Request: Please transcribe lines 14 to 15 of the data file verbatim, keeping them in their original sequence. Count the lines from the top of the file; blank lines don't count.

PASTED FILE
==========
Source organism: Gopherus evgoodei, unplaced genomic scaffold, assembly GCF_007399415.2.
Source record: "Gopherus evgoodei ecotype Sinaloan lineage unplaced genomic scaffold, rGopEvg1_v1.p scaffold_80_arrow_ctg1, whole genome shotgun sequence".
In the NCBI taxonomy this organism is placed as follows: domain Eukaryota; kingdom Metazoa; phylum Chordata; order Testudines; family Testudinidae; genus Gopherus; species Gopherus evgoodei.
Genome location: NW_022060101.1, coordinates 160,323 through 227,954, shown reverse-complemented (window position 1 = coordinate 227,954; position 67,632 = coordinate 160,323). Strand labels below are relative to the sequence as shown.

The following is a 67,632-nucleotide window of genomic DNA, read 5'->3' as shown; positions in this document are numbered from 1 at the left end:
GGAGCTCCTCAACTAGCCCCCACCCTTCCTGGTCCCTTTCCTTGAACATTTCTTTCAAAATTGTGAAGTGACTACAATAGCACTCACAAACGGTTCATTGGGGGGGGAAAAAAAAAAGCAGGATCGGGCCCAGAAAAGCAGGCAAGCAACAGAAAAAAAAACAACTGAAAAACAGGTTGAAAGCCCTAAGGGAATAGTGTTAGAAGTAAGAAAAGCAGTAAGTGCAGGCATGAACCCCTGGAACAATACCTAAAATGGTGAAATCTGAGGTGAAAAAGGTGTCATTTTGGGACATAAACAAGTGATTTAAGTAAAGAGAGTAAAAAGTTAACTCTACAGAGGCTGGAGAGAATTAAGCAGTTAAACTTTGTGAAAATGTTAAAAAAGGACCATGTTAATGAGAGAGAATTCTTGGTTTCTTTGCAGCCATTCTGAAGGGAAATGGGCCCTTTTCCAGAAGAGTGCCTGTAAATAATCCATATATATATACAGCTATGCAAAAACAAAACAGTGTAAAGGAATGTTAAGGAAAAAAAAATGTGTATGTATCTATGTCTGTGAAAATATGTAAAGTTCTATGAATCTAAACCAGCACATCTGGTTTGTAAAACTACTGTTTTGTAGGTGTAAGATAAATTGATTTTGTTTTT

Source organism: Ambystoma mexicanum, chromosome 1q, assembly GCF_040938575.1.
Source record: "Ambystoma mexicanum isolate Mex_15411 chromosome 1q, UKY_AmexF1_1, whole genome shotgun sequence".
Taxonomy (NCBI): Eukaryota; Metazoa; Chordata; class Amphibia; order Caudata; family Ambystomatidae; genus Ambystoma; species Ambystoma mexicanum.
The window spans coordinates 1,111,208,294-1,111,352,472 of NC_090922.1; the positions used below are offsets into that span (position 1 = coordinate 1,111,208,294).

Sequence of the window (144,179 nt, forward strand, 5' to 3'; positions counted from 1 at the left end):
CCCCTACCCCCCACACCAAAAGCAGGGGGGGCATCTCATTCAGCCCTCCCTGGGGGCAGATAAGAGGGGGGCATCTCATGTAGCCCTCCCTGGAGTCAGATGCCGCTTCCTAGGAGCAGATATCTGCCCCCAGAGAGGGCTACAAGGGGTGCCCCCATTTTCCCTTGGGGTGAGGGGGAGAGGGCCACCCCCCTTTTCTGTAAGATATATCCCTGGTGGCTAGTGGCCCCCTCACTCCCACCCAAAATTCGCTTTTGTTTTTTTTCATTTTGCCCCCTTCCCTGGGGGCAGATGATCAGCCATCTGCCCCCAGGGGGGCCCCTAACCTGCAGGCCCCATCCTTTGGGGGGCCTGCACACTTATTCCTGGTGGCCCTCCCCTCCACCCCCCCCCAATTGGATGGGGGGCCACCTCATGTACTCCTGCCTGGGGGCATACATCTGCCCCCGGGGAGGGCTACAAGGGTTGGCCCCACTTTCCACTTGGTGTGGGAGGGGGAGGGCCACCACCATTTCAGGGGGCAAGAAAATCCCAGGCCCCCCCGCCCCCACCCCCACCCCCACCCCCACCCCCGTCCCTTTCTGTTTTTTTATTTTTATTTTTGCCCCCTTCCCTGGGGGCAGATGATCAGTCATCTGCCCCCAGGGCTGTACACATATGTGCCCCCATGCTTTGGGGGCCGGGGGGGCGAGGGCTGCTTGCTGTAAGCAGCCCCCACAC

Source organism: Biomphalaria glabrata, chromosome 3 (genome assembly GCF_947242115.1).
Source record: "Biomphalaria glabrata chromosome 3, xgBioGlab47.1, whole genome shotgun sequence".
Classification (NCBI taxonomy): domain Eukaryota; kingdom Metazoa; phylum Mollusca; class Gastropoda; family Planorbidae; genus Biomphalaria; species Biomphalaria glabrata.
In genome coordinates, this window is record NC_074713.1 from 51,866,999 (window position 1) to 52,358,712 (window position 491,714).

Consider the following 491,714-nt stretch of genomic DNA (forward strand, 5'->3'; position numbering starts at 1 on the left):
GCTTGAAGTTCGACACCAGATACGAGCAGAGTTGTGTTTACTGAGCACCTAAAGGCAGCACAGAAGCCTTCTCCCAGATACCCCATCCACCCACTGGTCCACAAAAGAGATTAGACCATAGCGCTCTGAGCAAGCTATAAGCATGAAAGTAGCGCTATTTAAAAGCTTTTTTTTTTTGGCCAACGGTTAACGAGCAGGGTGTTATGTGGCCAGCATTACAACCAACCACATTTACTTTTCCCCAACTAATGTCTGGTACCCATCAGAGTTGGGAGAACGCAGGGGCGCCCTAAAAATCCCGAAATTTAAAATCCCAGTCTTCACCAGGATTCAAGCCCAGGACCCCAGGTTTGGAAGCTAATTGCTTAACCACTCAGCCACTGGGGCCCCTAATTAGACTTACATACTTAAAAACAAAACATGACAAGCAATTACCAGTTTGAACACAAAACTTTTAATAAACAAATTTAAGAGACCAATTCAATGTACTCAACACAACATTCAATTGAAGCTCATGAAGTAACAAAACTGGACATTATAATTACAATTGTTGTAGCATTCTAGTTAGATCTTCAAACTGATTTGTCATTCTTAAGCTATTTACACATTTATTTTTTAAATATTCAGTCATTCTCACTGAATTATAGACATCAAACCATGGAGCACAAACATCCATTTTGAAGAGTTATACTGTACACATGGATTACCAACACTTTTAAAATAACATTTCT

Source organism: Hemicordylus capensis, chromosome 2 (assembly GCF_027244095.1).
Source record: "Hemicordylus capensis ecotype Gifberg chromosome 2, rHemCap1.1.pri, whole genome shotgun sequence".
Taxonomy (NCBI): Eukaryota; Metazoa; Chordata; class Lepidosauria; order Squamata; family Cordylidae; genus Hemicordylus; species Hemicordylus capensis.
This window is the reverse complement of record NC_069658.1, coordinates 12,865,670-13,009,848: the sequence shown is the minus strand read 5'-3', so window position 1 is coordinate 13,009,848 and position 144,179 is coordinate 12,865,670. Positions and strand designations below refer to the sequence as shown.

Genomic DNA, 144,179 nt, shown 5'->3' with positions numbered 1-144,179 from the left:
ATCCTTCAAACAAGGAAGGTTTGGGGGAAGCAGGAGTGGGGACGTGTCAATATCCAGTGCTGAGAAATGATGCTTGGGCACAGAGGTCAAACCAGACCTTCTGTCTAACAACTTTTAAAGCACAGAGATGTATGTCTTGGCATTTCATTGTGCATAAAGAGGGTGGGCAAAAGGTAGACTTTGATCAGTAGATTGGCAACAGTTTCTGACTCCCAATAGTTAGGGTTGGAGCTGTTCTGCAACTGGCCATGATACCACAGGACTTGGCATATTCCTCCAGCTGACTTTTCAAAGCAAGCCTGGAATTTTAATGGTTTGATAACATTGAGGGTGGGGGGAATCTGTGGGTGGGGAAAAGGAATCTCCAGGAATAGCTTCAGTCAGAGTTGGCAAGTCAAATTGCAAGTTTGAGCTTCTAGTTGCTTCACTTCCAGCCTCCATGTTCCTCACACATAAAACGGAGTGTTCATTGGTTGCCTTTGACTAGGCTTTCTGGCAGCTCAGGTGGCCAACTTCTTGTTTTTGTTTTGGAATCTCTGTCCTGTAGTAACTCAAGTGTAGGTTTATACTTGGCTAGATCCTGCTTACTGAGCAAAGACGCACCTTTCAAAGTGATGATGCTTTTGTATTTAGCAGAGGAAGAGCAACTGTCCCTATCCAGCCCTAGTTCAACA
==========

Source record: "Biomphalaria glabrata chromosome 3, xgBioGlab47.1, whole genome shotgun sequence".
Classification (NCBI taxonomy): domain Eukaryota; kingdom Metazoa; phylum Mollusca; class Gastropoda; family Planorbidae; genus Biomphalaria; species Biomphalaria glabrata.